I wrote myself a wee utility page to help me do latitude and longitude arithmetic and generate 'geo-tagging' tags (meta tags that locate your web site or page in the physical world). I thought I'd share it in case it's of use to anyone else...
To use it, enter the data you wish to convert and click the 'show all forms' button. Each field accepts a whole or decimal number with or without a minus sign, plus there's a place to select the 'hemisphere' if you wish. Some fields override others (e.g. a negative degree number is overridden by a hemisphere selection of "N"), but validation is non-existent, so I'm sure you can make it produce junk if you try hard enough. ;-) (N.B.: tested with Firefox only.)
I recieved an enquiry about this page, so I thought I'd post it, and my reply, in case it is of further help to anyone else...
First of all, I would like to congratulate you for your site on GPS "hints" that helped me quite a lot in starting up with my own GPS application on my Pocket PC. The tutorials and links on your page were very helpful.
I was just wondering if you could give me some light on the subject of "geo-tagging" and the "converter" that you have on your web site. I've noticed that if I use the coordinates that my GPS receiver provides, for example, in a program like Google Earth, it points out to a completely different place from where I've been with the GPS receiver. However, if I use your "converter" to "show all forms" of the coordinates and if I use these new ones in Google Earth it points out to the right place where I was. I tried having a look at your page source code and I found these very interesting formulas:
vLatSec = Math.abs(vLatDeg * 3600.0) + Math.abs(vLatMin * 60.0) + Math.abs(vLatSec);
vLatDeg = Math.floor(vLatSec / 3600.0);
sLatDeg = "" + vLatDeg;
var vSec = vLatSec - (vLatDeg * 3600);
sLatMin1 = Number(vSec / 60.0).toFixed(4);
vLatMin = Math.floor(vSec / 60.0);
There's more to this, but in fact what I wanted to know was the "science" behind all this :-) Why is this type of conversion needed? What does this mean in fact, to multiply the Latitude degrees by 3600 and all the other formulas? Where can I find more information on this "algorithm"?
Thanks very much for any help that you can provide me.
Special regards from this fellow Portuguese GPS entusiast :-)
There are two main ways to represent longitude/latitude values: "metric/decimal", i.e. degrees(°) only; and "imperial", i.e. degrees(°), minutes(') and seconds("). You can also get combinations of the two (e.g. "imperial" degrees plus "metric/decimal" minutes). You will also see the use of "N"/"S"/"E"/"W" to indicate which "hemisphere" you're talking about, or you will see a minus sign used to indicate "S"/"W".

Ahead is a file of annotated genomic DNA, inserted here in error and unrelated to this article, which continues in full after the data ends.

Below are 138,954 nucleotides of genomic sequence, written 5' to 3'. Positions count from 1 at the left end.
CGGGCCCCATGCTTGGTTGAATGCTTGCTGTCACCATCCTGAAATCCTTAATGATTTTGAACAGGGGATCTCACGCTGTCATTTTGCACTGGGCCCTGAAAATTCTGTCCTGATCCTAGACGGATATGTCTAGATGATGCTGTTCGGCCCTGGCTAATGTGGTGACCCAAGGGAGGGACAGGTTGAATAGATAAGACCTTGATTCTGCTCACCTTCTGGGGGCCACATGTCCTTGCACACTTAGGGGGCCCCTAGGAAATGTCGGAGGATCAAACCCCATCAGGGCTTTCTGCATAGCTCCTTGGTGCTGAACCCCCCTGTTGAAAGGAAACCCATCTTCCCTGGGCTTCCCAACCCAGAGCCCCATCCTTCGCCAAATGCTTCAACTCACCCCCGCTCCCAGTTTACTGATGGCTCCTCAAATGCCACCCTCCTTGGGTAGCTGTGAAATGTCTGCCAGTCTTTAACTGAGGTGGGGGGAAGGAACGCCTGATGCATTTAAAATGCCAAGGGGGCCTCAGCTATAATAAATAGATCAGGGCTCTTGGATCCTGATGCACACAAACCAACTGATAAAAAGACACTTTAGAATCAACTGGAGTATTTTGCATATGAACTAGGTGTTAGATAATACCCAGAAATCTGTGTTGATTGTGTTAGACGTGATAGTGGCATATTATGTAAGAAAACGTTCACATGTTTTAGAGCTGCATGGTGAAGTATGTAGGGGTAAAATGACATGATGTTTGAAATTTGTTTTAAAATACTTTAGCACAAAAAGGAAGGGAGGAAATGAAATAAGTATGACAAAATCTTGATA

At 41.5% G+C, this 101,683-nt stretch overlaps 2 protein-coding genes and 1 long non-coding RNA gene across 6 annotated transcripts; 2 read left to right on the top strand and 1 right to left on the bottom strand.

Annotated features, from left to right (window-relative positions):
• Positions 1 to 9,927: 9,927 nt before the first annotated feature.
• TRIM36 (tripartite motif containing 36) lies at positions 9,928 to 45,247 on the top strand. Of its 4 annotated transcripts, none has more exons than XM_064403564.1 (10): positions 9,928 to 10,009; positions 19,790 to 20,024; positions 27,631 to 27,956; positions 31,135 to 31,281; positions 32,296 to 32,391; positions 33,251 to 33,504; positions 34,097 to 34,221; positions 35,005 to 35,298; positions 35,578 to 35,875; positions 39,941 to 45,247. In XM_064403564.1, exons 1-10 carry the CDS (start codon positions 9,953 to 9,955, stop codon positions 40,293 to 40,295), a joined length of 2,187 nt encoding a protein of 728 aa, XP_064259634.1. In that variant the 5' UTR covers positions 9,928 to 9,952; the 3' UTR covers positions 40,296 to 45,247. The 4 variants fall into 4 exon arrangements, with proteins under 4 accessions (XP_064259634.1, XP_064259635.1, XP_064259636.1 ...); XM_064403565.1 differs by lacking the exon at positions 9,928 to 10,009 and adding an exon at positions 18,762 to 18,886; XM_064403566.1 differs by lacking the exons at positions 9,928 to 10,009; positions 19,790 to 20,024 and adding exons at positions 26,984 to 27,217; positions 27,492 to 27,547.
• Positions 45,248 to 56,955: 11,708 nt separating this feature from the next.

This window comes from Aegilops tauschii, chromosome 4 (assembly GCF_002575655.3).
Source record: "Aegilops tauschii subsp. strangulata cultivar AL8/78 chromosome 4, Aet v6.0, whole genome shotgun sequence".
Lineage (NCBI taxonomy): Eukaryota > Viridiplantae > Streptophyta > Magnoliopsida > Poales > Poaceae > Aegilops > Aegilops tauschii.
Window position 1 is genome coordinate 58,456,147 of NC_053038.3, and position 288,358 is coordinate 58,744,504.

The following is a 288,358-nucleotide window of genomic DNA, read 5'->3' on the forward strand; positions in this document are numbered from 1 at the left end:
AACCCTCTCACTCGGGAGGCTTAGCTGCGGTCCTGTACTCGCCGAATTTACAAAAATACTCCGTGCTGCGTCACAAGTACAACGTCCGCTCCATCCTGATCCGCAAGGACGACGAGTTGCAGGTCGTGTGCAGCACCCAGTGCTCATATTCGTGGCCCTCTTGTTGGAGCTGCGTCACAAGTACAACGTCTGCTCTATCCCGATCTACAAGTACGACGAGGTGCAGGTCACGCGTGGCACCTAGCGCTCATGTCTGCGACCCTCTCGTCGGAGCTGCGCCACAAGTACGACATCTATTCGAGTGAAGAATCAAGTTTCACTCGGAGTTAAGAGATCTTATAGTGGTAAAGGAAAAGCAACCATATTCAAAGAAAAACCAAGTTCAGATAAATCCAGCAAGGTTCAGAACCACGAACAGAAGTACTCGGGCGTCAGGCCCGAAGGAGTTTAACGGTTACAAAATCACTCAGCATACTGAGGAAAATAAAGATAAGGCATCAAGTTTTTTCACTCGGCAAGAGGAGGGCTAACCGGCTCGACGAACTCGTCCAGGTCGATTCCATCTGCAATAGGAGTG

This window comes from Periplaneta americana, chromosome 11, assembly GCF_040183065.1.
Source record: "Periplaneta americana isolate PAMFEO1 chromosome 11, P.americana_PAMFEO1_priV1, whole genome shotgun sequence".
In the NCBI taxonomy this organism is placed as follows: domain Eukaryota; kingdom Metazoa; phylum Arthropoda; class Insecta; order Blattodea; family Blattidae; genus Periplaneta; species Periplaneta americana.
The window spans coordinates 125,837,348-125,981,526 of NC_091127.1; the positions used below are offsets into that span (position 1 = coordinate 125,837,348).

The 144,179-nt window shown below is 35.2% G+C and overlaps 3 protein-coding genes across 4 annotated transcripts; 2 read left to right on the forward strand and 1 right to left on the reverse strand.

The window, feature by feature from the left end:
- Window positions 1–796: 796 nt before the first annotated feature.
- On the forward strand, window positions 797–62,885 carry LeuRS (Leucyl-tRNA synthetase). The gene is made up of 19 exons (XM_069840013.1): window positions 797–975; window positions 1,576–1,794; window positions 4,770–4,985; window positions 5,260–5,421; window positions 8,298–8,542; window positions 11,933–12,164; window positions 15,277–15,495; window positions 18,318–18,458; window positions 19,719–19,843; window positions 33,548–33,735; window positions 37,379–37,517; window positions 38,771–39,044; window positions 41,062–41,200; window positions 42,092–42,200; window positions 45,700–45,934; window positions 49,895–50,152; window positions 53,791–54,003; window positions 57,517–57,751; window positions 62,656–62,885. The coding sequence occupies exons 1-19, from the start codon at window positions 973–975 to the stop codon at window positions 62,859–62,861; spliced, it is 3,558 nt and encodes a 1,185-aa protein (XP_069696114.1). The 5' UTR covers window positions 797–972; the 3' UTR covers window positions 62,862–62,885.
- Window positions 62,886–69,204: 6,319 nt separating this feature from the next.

My "converter" provides an quick-and-dirty way to switch between the 5 formats I use most. My "converter" is a bit crude (I'm not even sure it works in Internet Explorer), but it works well enough. My "converter" uses some simple maths to do its work: 1° = 60' = 3600".The 5 formats my "converter" spits out are:
- metric/decimal, negative values are South/West, e.g. -45.6789°, 0.0000°
- metric/decimal, negative values not allowed, N/S/E/W indicator, e.g. 45.6789° S, 0.0000° E
- imperial degrees plus metric/decimal minutes, e.g. 45° 40.7340' S, 0° 0.0000' E
- all imperial, e.g. 45° 40' 44" S, 0° 0' 0" E
- imperial degrees and minutes, plus metric/decimal seconds, e.g. 45° 40' 44.04" S, 0° 0' 0.00" E
Google Earth uses the topmost format (i.e. "metric/decimal, negative values are South/West"). My guess is that your GPS is outputting coordinates in one of the other formats (probably the second format - which would put coordinates in Portugal somewhere in the middle of the Mediterranean Sea near Sardinia). You may want to see if your GPS software will allow you to save in the topmost format. I use OziExplorer to manipulate the data from my GPS and it allows me to save the output in any of the formats above.
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